From the early church Wilfrid, Bishop of York, controlled the diocese of the north. After Wilfrid’s time Ripon lost its cathedral status and in 950 the Danes destroyed the church. In 1069 the Normans laid waste the replacement church. Thomas Bayeux, the first Norman Archbishop of York, began the third church on the site in 1080.
By the late 12th century, Ripon had received a large sum of money for rebuilding in the Norman Transitional style. In the early 14th century its shrine of St Wilfrid became one of the most important centres of pilgrimage in the north.
During the next 100 years the church gained a Chapter House, an impressive West Front, and an enlarged East End. In 1450 part of the central tower collapsed and was never fully rebuilt but at the end of the 15th century the church gained its spectacular choir stalls, with their elaborately carved misericords.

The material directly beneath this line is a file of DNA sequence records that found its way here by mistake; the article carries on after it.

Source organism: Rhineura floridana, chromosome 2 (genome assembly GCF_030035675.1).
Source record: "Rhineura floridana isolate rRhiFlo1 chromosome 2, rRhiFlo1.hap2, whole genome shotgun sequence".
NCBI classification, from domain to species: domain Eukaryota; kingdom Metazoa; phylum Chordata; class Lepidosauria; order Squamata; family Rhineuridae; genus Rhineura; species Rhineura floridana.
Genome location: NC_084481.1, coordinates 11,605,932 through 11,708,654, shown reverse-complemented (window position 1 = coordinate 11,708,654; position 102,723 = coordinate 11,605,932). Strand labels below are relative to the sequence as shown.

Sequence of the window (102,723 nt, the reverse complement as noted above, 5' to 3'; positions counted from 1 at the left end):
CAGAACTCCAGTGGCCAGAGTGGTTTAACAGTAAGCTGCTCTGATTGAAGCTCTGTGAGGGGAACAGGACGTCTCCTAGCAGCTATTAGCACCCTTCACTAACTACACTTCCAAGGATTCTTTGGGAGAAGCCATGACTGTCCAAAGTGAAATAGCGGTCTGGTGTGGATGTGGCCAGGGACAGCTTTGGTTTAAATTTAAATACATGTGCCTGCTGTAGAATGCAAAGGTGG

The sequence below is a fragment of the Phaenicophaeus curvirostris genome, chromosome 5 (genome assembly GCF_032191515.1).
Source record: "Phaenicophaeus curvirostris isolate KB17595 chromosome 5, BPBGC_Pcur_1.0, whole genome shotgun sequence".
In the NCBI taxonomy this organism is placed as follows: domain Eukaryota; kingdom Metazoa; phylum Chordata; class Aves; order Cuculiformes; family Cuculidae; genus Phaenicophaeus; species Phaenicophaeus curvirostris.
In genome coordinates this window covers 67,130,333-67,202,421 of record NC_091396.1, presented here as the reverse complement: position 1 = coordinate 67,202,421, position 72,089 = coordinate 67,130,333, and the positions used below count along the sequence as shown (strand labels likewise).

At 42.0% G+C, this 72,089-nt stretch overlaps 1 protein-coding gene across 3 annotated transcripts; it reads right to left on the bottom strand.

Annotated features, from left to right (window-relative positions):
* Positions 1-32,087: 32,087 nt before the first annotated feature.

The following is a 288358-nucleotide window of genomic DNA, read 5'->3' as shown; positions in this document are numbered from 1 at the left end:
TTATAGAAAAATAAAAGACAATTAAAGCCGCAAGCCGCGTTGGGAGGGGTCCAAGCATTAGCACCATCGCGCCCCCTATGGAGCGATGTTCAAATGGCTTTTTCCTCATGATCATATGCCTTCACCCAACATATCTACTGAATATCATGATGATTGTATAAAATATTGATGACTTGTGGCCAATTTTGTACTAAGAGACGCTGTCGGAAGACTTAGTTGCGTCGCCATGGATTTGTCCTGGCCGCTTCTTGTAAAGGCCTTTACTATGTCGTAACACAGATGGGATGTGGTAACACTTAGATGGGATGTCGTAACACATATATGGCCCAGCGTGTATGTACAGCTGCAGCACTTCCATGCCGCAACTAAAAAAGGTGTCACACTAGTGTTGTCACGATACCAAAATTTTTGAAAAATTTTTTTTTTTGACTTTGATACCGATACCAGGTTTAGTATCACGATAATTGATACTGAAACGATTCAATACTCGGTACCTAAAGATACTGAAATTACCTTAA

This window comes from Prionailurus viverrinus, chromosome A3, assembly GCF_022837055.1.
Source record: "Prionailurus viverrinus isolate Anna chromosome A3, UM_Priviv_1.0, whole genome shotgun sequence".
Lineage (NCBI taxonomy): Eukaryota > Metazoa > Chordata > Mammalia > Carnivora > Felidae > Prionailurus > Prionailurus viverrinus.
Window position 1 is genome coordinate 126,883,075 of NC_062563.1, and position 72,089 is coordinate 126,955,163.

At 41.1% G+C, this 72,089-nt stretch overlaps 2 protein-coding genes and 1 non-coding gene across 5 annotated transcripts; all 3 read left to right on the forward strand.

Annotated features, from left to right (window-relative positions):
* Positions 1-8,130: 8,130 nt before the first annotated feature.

The 16th century saw the nave rebuilt. Ripon suffered damage and desecration during the Reformation and even more during the Civil War. In 1660 the spire of the central tower collapsed causing damage to the choir stalls, and in 1664 builders for safety reasons removed the spires from the twin towers.
Neglected in the 18th century Ripon afterwards underwent important restoration and in 1836 advanced to becoming a cathedral. The wonderful building that exists today is a result of these centuries of rebuilding.
Liberty Court House Minster Road
North Yorkshire HG4 1QS
+44 (0)1765 603462
Attraction | "Boroughbridge - historical Yorkshire town"